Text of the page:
Removing a brick from a wall and replacing it means you can say goodbye to damaged and spalling bricks that are creating an eye sore. Bricks get damaged through water ingress and frost expanding and contracting in the brick causing the brick face to break off, this is called spalling.
But it's not just spalling that causes damage, bricks get damaged through drilling, having waste pipes removed, or cracking through settlement. And sometimes they need replacing for other reasons such as a new air brick.
Whatever the reason, it's good to know how to remove a brick and the art of repointing brickwork to give the best, long-lasting finish.
Removing a brick from a wall: What tools will I need?
- 7mm Masonry bit
- Club hammer
- Plugging chisel
- Bolster chisel
- Long chisel
- Pointing Trowel
- Tuck pointer
- Eye protection
Removing a brick from a wall: A step by step guide
Before you get started make sure you have your eye protection on and wear your gloves.
1. Drill holes
The first step in removing a damaged brick is to drill a series of holes side by side and as close to each other as you can. Drill all around the damaged brick, ensuring the masonry drill bit goes the depth of the brick, at least 100mm.
2. Chisel out the mortar
Next take a plugging chisel and tap the chisel into the drill holes and along the length of the damaged brick’s mortar bed. What this process does is to take away the tightness of the mortars grip on the damaged brick and prevents the surrounding bricks from being damaged.
3. Break the brick
The brick is now ready to be removed. Take the bolster chisel and place it vertically onto the damaged brick about a third of the brick along and strike the chisel with a firm blow of the club hammer. This action breaks the brick, repeat this on the rest of the damaged brick to break it into three breaks.
4. Remove the brick
Now take the long chisel and begin to break the sections out, working in the thirds the brick will begin to break out. You may have to angle the long chisel in different positions in order to break down the brick.
5. Tidy up mortar
When most of the brick is removed make sure the old mortar is chiselled from the top, bottom and sides of the surrounding masonry. If this isn’t fully removed, it will hinder the new brick being replaced.
6. Add mortar for new brick
Now the new brick is ready to be added. To do this mix a four-part sand to one-part cement into a whipped cream consistency. Lay a trowel full of mortar on top of the bottom of the existing brick and level to min 10mm. Do the same to the top of the new brick and then to the sides of the existing brick.
7. Push in new brick
Push the new brick gently into the space taking care not to push to bottom bed of mortar with the new brick. Carefully ease the new brick into position, taking time to to remove the excess mortar as the brick enters the space.
8. Finish the job
Using the tuck jointer gently push more mortar into the joints until filled. Wait for the mortar to stiffen and strike (finish) the joint to complete the job, brush gently with a soft brush or sponge to finish.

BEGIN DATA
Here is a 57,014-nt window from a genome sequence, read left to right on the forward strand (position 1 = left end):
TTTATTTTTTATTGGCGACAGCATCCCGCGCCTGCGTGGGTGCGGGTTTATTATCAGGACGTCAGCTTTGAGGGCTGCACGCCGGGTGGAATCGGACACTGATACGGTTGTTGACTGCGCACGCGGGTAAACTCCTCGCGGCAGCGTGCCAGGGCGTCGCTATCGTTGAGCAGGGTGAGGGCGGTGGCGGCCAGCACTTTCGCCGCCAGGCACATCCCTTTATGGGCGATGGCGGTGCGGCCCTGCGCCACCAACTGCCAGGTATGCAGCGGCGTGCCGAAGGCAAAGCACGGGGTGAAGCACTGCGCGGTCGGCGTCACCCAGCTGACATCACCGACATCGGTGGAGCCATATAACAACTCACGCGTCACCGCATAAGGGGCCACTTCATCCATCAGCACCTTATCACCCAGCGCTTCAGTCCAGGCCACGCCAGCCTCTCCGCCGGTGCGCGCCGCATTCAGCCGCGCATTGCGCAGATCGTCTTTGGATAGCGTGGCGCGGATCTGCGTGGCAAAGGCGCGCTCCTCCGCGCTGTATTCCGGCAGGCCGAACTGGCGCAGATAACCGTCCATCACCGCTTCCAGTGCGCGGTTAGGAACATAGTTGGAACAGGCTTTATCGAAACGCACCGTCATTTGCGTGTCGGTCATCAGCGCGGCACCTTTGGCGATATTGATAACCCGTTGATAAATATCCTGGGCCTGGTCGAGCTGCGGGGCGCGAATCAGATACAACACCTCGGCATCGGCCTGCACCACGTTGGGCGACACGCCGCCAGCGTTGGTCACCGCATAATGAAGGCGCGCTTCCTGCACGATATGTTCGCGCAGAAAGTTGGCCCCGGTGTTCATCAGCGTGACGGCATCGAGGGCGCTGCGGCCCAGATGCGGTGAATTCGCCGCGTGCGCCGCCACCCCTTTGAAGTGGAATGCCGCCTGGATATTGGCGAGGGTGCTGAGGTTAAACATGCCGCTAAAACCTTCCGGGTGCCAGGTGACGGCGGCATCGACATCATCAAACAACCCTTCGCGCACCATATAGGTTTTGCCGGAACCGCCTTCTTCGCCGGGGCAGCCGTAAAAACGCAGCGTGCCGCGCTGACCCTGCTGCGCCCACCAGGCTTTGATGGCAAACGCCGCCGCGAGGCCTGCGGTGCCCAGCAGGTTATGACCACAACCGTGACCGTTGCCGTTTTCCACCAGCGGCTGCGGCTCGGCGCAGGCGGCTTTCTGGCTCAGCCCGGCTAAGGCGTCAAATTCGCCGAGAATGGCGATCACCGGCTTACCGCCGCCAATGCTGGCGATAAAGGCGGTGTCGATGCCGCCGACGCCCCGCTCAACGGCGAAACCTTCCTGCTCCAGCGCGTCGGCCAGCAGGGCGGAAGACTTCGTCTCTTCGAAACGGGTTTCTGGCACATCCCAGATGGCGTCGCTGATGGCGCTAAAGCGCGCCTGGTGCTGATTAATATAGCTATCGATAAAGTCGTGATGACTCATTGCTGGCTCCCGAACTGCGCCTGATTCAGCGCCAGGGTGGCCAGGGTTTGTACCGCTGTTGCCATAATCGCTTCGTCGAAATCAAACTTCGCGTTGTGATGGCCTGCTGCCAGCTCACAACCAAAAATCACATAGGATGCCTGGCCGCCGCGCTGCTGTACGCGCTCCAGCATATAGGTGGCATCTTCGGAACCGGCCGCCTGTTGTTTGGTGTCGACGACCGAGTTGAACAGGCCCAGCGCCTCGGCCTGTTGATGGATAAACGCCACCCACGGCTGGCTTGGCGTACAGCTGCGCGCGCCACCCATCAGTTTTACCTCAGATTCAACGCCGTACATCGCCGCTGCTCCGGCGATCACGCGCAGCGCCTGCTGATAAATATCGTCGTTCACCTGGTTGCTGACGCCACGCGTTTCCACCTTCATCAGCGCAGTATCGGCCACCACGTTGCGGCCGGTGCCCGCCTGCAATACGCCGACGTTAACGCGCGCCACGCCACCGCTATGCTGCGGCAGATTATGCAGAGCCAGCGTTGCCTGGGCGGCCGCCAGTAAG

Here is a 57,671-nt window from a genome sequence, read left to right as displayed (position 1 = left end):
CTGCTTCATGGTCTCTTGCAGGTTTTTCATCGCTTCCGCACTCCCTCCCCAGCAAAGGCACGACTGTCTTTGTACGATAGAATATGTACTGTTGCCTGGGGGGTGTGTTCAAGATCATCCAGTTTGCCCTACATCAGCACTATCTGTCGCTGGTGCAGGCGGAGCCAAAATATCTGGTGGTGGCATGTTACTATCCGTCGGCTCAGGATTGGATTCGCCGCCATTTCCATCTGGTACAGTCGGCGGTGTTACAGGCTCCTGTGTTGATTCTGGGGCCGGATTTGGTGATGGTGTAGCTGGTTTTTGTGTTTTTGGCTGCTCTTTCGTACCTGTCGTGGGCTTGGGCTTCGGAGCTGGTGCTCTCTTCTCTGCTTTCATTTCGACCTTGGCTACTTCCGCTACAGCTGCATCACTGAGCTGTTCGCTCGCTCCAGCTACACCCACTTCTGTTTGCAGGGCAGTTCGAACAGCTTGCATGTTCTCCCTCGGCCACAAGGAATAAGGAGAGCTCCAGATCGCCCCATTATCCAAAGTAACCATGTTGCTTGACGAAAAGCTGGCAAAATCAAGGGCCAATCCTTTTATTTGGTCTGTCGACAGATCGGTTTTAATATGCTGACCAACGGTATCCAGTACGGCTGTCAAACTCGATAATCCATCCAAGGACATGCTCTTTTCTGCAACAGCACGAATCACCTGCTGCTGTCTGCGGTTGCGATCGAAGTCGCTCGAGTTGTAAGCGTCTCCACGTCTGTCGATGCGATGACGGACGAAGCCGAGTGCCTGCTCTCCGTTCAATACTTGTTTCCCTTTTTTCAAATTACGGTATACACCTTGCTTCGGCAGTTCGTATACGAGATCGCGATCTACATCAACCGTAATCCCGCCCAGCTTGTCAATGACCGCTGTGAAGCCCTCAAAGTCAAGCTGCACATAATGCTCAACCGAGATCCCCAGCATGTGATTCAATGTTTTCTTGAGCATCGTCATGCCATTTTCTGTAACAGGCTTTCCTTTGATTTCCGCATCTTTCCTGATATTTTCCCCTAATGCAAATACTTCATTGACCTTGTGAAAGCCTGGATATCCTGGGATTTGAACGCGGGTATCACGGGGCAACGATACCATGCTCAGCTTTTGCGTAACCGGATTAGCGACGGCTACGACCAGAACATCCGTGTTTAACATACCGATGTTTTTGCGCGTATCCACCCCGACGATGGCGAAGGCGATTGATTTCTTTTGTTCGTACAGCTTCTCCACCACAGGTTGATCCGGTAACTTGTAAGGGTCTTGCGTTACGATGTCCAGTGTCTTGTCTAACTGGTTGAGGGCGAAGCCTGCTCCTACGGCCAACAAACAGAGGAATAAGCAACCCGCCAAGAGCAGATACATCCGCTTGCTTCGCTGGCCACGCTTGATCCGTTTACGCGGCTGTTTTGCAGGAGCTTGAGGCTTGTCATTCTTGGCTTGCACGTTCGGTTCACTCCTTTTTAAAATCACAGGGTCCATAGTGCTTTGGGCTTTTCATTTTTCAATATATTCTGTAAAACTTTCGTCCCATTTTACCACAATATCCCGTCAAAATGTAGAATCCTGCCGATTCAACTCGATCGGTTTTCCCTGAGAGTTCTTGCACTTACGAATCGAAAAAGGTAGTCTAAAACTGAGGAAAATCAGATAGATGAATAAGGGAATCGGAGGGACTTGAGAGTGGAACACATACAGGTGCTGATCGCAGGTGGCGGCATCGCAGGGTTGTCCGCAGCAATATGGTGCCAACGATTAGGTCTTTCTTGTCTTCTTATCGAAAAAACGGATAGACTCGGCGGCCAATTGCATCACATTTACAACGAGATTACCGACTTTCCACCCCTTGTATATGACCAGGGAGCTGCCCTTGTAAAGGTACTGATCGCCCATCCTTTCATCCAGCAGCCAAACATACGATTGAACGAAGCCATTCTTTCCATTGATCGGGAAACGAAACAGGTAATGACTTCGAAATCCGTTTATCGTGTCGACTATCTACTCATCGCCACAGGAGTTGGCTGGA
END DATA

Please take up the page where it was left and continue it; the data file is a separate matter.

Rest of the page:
How many bricks can I safely remove from a wall?
If there are clusters of damaged bricks then it's easier to remove them in batches, generally 5 is safe.
However, if it’s on a house wall do not remove them at the sides of windows or doors as there are lintels above sitting on the bricks around the door and window.
Can I remove bricks from a load bearing wall?
Damaged bricks in load-bearing walls can be removed safely if they are done one at a time. Again, if the load-bearing wall has an RSJ (Rolled Steel Joint) above it the same principle as the window and door applies. You can prop up the RSJ with an adjustable wall prop (known as 'acro props') before you start removing damaged bricks.
What bricks should I use to replace damaged bricks?
Before you start removing damaged bricks, try to get a brick match. Most builders merchants will be able to help with the brick matching. Wrong bricks will stand out and look as bad as the damaged ones.
What does frost or water damaged brick look like?
Weather damaged bricks are called ‘spalled’ bricks. Water enters the masonry through rain over time and during the winter frost expands the masonry and over time the face of the brick blows off.
This usually happens on walls due to their constant exposure to the elements. Also, the softer standard bricks break down more than the semi engineered type.
Another issue with water ingress in masonry is “efflorescence”; this is a white residue that appears on walls and houses. This is often caused when moisture evaporates from the masonry leaving salt crystals on the brick's face.
Get the Homebuilding & Renovating Newsletter
Bring your dream home to life with expert advice, how to guides and design inspiration. Sign up for our newsletter and get two free tickets to the National Homebuilding & Renovating Show (21-24 March, NEC, Birmingham).
Chris is a full-time Staffordshire builder who has more than 40 years of experience in the construction industry. He has his own YouTube channel that has had over 19 million views and 45K subscribers and provides how-to videos to aid builders and DIYers undertaking building tasks around the home.